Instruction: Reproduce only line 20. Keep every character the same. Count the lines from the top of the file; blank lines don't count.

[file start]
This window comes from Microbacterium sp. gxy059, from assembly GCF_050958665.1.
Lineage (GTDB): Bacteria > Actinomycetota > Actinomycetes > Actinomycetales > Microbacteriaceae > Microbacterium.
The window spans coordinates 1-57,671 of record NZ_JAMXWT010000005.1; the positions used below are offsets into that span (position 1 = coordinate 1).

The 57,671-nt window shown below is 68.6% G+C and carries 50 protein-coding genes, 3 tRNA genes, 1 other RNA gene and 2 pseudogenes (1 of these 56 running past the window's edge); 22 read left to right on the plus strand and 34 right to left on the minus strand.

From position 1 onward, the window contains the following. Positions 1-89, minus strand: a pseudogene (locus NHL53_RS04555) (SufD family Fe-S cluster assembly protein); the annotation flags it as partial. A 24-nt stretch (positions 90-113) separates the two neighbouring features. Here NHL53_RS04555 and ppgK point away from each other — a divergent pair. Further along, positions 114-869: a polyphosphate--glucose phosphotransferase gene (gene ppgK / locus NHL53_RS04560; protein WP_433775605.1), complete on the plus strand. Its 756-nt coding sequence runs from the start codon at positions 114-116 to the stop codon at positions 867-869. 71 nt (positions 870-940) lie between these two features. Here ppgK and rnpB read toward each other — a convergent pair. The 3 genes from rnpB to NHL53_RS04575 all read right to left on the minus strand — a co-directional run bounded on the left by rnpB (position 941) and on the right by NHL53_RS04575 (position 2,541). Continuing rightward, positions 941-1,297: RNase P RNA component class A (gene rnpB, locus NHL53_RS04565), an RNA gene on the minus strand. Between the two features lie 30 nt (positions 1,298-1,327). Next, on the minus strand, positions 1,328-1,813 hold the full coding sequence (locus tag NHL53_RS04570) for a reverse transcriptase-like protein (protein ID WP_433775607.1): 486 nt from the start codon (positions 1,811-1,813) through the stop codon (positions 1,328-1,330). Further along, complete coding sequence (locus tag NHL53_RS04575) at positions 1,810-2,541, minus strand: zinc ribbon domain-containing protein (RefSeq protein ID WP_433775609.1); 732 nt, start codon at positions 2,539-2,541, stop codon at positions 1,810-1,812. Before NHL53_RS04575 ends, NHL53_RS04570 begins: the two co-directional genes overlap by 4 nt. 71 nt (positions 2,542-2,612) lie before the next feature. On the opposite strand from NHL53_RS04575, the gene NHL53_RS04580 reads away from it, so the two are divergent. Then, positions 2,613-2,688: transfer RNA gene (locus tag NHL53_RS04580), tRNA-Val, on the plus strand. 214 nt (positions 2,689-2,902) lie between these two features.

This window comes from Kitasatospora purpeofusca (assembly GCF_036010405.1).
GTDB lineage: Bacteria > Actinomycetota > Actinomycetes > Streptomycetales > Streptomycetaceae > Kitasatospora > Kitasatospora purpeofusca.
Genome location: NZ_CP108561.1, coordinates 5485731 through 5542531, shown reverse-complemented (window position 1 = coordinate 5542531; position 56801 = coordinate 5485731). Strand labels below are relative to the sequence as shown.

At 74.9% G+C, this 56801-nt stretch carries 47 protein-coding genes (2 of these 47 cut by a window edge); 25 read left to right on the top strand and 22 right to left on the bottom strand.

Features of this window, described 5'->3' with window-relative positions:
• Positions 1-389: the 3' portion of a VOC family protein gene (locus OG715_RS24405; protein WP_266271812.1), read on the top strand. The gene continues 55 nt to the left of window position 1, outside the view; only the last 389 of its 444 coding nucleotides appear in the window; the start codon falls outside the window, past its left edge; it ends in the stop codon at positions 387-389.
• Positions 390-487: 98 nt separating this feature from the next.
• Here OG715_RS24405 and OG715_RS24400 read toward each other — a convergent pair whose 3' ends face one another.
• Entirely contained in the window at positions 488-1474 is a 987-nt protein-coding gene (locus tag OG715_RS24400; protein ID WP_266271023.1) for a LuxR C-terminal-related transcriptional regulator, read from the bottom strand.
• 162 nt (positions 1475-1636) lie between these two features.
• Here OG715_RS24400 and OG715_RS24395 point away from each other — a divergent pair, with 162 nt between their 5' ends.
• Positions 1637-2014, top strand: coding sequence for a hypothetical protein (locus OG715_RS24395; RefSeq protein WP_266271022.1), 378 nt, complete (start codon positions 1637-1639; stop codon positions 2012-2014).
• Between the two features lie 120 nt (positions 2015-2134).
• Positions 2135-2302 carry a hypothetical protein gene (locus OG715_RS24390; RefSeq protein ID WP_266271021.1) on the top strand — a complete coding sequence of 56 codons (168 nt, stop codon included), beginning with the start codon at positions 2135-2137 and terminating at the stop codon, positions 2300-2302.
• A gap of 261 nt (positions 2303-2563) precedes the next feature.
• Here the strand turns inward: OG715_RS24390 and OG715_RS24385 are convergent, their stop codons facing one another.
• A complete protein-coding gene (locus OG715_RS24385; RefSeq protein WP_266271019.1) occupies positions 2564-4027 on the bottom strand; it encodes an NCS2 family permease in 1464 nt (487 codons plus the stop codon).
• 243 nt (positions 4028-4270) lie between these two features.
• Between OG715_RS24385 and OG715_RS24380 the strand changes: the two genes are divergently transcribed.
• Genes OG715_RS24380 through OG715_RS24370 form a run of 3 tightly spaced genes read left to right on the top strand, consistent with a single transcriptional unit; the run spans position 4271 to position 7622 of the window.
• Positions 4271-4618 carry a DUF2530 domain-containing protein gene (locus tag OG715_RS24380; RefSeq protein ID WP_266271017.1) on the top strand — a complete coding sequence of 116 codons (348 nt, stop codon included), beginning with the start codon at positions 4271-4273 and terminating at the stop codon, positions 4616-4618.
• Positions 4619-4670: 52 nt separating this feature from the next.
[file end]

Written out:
• A gap of 261 nt (positions 2303-2563) precedes the next feature.